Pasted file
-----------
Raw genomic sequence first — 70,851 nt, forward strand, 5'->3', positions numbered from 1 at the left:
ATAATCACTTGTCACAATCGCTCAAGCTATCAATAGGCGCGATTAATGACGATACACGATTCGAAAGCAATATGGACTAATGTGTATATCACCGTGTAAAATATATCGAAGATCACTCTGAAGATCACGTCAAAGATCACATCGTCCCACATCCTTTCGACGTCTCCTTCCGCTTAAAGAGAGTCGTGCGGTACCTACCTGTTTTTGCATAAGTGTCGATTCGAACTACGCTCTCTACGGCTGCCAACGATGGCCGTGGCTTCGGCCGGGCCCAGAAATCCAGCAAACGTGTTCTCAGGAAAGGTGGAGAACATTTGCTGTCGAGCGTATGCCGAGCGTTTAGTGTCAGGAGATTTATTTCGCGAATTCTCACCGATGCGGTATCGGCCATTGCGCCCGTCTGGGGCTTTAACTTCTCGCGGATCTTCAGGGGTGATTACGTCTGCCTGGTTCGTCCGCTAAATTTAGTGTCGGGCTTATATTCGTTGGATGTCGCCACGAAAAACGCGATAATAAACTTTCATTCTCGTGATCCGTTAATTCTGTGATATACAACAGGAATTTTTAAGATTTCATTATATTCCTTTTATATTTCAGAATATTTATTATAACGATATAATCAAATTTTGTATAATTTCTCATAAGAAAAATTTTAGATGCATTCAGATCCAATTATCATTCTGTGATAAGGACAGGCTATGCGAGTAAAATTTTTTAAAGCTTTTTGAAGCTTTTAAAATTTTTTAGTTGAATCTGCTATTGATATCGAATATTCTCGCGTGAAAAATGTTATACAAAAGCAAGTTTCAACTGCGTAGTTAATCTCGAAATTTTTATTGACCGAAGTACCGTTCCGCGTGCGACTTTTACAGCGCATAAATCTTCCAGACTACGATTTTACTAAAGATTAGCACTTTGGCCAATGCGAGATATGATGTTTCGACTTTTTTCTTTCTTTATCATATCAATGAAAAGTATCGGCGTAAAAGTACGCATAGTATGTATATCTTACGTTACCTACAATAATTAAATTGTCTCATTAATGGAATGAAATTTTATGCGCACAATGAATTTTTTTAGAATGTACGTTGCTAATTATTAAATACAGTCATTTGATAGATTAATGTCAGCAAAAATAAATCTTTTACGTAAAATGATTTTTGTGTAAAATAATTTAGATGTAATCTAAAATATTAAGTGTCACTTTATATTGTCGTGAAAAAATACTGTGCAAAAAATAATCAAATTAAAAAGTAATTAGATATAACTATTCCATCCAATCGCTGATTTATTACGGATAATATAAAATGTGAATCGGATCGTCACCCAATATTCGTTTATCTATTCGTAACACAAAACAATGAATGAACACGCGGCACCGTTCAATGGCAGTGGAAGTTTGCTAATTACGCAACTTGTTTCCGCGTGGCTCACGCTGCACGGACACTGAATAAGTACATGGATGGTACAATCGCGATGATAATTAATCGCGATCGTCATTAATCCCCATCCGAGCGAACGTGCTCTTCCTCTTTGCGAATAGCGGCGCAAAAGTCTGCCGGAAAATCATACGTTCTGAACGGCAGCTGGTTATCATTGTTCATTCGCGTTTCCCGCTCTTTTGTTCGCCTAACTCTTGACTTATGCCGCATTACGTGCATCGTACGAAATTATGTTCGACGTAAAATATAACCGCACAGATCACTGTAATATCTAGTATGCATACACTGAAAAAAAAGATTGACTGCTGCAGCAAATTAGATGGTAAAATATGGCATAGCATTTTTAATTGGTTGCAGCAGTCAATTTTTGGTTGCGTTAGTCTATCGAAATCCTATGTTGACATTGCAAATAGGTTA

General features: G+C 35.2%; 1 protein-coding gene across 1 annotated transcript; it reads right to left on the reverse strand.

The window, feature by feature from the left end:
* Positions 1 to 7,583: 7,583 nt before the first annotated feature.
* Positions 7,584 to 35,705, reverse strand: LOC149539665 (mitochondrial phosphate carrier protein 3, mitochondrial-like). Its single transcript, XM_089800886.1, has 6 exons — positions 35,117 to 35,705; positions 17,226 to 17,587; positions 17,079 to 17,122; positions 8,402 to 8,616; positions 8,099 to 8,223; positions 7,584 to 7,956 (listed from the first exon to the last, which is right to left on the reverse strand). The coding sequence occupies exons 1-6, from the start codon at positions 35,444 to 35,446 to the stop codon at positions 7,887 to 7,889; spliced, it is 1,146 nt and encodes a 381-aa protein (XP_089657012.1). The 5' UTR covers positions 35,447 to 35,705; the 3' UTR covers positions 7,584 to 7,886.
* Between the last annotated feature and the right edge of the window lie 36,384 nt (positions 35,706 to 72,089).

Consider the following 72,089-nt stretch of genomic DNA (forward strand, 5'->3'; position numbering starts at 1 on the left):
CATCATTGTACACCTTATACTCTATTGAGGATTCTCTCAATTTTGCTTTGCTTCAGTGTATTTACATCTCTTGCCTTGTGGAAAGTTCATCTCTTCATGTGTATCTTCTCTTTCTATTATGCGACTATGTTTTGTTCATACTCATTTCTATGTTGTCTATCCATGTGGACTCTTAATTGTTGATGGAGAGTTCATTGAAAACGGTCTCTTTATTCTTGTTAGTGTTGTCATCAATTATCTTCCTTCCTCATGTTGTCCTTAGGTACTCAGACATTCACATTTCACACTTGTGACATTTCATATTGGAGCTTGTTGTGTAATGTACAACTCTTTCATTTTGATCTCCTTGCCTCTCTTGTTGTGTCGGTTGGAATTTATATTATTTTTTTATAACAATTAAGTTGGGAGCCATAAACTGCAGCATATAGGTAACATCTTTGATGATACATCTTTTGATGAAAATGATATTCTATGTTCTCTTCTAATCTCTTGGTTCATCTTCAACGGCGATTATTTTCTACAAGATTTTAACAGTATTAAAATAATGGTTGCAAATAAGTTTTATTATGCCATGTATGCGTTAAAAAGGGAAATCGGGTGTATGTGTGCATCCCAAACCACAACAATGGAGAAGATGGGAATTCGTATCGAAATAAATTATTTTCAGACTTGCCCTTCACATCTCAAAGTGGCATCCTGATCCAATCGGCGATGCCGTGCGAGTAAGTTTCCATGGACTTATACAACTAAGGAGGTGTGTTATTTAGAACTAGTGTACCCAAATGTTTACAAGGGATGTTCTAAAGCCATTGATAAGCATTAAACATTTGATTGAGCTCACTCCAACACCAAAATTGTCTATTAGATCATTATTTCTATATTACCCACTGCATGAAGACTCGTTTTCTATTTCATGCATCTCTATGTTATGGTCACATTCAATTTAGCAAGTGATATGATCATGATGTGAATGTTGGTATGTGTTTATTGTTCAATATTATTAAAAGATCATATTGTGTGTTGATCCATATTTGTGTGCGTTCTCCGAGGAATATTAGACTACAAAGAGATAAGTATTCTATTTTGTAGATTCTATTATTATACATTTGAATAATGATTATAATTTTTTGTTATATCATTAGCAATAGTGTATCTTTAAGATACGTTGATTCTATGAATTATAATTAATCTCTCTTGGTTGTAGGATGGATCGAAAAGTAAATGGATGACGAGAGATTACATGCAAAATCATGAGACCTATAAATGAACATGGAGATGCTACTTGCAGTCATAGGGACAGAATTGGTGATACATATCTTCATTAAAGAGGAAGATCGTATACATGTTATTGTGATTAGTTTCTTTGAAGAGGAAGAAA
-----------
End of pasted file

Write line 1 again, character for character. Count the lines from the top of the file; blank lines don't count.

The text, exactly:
Raw genomic sequence first — 70,851 nt, forward strand, 5'->3', positions numbered from 1 at the left: